Airbus CEO upbeat about future orders for A380 jets

Airbus CEO upbeat about future orders for A380 jets

Singapore

PLANE-MAKER Airbus anticipates more demand for its A380 jets and is beefing up the maintenance and training services to better serve its customers in the region, said president and chief executive officer of Airbus Fabrice Bregier.

"I am confident that we will have other (A380) customers onboard, including this year," said Mr Bregier in an interview on Wednesday at the Singapore Airshow.

The double-deck A380 first took off in 2005, but more than a decade later, Airbus has only received orders for 319 of the jumbo jets. Gulf carrier Emirates is the largest A380 client so far, with 140 firm orders placed.

Mr Bregier said the A380 programme was "ten to 15 years ahead" of its time. "To be honest, I think my predecessors, when they launched the programme, they expected slightly better commercial performance."

Mr Bregier was, however, upbeat about future orders for the A380 jet, noting that All Nippon Airways has recently placed an order for three of the jets. Singapore Airlines operates 19 A380s, and has five more on order.

Demand for the A380 has increased as skies are growing increasingly crowded while aviation infrastructure is coping to catch up.

The International Air Transport Association announced earlier this month that global passenger traffic for 2015 had grown 6.5 per cent from 2014.

Noting that the market for air transportation doubles in size every ten to 15 years, Mr Bregier said: "How can you imagine that we just double the number of aircraft? It doesn't work."

The A380 can carry about 380 to just over 600 passengers, based on current configurations.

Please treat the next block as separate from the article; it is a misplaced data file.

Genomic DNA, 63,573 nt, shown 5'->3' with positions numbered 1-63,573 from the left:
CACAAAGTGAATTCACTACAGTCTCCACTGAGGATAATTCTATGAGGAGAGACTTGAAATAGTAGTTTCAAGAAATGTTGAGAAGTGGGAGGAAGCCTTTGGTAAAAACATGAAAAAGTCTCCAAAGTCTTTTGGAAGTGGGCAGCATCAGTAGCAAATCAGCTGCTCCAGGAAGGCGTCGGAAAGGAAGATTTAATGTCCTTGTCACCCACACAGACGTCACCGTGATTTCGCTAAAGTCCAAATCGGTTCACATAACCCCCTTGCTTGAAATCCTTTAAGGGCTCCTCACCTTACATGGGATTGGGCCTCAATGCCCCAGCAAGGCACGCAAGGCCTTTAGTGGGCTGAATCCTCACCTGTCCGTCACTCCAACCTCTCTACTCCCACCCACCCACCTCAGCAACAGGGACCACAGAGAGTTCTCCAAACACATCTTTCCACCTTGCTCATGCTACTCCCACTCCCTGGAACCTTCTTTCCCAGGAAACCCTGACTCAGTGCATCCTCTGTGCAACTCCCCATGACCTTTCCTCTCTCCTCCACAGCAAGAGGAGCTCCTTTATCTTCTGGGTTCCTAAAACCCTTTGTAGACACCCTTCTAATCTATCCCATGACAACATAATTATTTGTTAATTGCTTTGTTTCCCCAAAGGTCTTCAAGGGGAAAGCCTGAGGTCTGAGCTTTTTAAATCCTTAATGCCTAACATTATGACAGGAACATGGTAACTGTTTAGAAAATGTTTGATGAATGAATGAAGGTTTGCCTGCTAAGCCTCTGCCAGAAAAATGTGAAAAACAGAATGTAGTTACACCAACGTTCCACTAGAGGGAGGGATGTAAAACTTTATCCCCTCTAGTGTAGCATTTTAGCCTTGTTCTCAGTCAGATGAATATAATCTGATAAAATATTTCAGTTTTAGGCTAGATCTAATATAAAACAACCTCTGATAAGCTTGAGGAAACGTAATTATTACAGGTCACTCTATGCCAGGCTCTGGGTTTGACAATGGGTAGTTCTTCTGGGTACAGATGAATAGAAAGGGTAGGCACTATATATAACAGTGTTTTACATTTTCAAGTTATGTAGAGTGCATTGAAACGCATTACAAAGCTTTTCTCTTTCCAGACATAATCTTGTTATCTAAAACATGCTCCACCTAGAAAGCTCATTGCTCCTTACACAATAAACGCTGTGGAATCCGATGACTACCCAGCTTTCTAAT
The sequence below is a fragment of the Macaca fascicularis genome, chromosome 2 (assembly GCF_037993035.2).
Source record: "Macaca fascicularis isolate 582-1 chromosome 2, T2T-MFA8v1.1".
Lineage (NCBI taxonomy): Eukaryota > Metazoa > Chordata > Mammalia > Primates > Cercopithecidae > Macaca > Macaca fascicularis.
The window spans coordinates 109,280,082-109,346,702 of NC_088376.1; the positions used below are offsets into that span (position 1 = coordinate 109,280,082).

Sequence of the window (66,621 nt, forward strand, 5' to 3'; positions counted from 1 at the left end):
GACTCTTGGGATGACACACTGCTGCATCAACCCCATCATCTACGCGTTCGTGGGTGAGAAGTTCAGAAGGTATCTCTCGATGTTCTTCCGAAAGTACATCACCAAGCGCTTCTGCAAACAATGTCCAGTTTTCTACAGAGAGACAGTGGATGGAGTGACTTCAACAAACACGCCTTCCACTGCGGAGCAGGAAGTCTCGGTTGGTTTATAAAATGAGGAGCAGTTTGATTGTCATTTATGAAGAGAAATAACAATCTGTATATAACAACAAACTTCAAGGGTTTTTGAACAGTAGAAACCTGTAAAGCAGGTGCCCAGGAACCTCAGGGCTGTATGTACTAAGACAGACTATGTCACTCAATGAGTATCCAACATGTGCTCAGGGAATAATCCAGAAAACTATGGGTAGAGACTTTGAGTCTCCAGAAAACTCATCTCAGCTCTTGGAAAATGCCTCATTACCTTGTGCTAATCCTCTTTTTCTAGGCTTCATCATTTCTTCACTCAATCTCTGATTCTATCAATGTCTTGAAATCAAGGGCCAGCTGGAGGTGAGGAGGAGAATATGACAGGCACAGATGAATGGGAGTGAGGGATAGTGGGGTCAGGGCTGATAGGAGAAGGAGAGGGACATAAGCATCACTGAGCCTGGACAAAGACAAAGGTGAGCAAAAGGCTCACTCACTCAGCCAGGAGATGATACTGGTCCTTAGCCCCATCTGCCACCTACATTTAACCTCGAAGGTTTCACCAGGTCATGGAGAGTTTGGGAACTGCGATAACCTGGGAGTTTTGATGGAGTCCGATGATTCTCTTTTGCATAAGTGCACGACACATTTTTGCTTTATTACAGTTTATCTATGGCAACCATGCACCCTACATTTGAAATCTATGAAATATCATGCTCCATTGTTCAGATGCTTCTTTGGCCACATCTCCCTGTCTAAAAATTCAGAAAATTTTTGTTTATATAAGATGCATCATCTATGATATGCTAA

Airbus had earlier forecasted that the Asia-Pacific will require 12,810 new planes valued at US$2 trillion over the next 20 years. This is about 40 per cent of the 32,600 aircraft that will be needed globally in the next two decades.

While no exact figures for the breakdown of regions within Asia-Pacific were given, Mr Bregier on Wednesday estimated that South-east Asia would account for about 15 per cent.

This was a consideration behind Airbus' increasing presence in Singapore and the region and also why it unveiled several initiatives recently to better serve its customers.

Airbus announced on Wednesday the formation of a joint-venture with Singapore Airlines Engineering Company to provide modification and upgrade services.

It also set up the Satair Airbus Singapore Centre in 2014 to serve as a chief spare parts hub for the Asia-Pacific region. "Singapore is unique to us," he said. "This is not to say we don't have partnerships (elsewhere), but not at the level and the depth of what we are doing here."

This has an important signalling effect to Airbus' clients, especially to those who wish to order more A380s.

Mr Bregier said that another reason why carriers were slow to take up on the A380 was because of its complexity in terms of handling and maintenance.

"As we demonstrated here, we are ready to offer complete services," he said. "So we can take care of that, it's not an issue, it's not complex anymore. At the beginning it was a bit chaotic, but now this aircraft is delivering a very good performance."

Separately, Philippines Airlines announced an order on Wednesday for six A350-900s from Airbus, with the option for another six. They will be delivered starting 2018. The carrier will consider non-stop flights from Manila to New York and Europe with these new aircraft.

Also, Airbus signed an agreement to provide flight and maintenance training services to Vietnam's Vietjet in Ho Chi Minh City.

soonwl@sph.com.sg


This article was first published on February 18, 2016.
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